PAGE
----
On Wednesday, President Donna E. Shalala sat down for a press conference with student media. She talked about the future and financial status of the university.
The Miami Hurricane compiled select questions from the press conference.
Student Media: You’ve obviously had a lot of successes during your fourteen years as president. What would you say is the success that you are most proud of?
Donna Shalala: Well, I think I see my successes at graduation when the students walk across the stage, and in the discoveries of the great scientists at the university and the great teaching that takes place, and legacies are built around the core values and the core responsibilities of the institution that you’re responsible for.
SM: What do you think is still left to be accomplished that your successor will tackle?
DS: Oh, lots of things are left to be accomplished. The integration of modern technology into the classroom and into research … rethinking and rebuilding undergraduate housing on campus. … But the real core responsibility will be hiring a new generation of faculty.
This generation, my own generation, will be retiring in the next five years, and the quality of the university – its reputation – will be determined by the next generation of faculty.
SM: Why did you pick this year as your last year at UM?
DS: I actually picked four years ago. But the economic downturn made all universities in this country unstable, and therefore it was necessary to rebuild our financial balance sheet, to make sure we were financially in good shape. … Most people cancelled their campaigns because of the economic downturn, but we decided that we would try to raise $1.6 billion. And it looks like by June we’ll have raised that. I intended to leave though after 10 years. I just got waylaid.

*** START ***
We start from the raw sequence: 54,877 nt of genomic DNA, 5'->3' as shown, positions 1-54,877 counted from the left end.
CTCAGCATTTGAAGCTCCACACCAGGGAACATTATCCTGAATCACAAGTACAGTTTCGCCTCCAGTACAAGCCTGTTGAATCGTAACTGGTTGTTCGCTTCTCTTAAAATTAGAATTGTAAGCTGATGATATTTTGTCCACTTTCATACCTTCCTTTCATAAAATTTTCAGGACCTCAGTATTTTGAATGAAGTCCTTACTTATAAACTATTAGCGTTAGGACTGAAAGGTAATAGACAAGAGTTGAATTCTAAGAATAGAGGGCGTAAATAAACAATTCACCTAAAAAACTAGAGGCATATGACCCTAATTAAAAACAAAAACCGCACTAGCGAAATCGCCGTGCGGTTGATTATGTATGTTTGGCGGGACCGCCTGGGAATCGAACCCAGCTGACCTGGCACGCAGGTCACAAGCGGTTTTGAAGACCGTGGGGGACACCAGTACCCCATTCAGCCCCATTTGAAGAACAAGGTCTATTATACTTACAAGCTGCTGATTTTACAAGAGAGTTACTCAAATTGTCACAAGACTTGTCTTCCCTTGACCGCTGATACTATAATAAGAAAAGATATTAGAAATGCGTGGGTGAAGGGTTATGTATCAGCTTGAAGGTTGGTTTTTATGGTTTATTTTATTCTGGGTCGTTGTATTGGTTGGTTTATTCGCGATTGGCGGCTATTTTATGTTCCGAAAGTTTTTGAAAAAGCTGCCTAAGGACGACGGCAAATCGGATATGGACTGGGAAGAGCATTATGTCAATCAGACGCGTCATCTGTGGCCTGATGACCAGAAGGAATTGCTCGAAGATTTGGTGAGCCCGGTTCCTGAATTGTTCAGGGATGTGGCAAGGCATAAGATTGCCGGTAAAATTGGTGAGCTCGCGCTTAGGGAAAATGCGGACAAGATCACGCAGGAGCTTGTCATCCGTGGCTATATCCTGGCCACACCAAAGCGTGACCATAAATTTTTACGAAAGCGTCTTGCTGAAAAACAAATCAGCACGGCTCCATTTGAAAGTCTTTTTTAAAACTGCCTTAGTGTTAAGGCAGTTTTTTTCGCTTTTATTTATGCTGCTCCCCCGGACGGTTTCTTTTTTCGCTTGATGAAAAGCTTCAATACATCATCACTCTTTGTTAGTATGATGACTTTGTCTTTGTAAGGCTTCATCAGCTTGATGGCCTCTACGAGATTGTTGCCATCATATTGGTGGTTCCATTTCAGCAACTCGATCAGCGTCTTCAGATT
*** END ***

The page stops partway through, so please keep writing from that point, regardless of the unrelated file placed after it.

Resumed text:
SM: What are your plans after the end of the school year?
DS: I wish I knew. Lots of people are calling me up and giving me ideas about what my plans should be. But I honestly don’t know. I get a year off, and so I think I’m going to take part of that year and just read a lot of the books that I’ve been wanting to read.
I want to redo my course in the politics of healthcare, and so I need to spend some time doing that. I may write a book but I’m not sure. But I honestly don’t have any plans.
All I’ve done this year is say ‘no’ to anyone who wanted to put anything on my calendar.
SM: Recently, the Counseling Center has limited its visits so that students can only go 15 times per academic year. Are there any plans in the near future, that you know of, to increase funding for the Counseling Center to maybe improve the facilities and not have to limit visits?
DS: The counseling center’s decision was appropriate for a university, and I think that the Hurricane editorial had it exactly right.
They looked at the numbers. Ten percent of the students were eating up most of the resources.
The Counseling Center is a success center. It’s set up to support students so they can be successful at the university, and so finding a balance so that students have access. We have added resources. We hired a terrific new head of the Counseling Center, and I just think the students understood the explanation of why it was done. I think every student will be able to get access to the kind of help they need, and if we don’t have the kind of help they need, then they probably need to find it someplace else. They need a specialized kind of help that a university can’t provide, and we’ve had a wonderful relationship with the psychiatry department at UHealth. The building of the new UHealth center in front of the BankUnited Center I think will provide important health services, but I think we’ve got a very good Counseling Center. But there is a limit, because when you say, ‘we should add resources,’ you’re paying for it. I’m not anxious to increase the student fee for health resources. I think we can rebalance it, and I think that’s exactly what they’ve done. I thought the Hurricane had it exactly right, on both the reasons and the balance.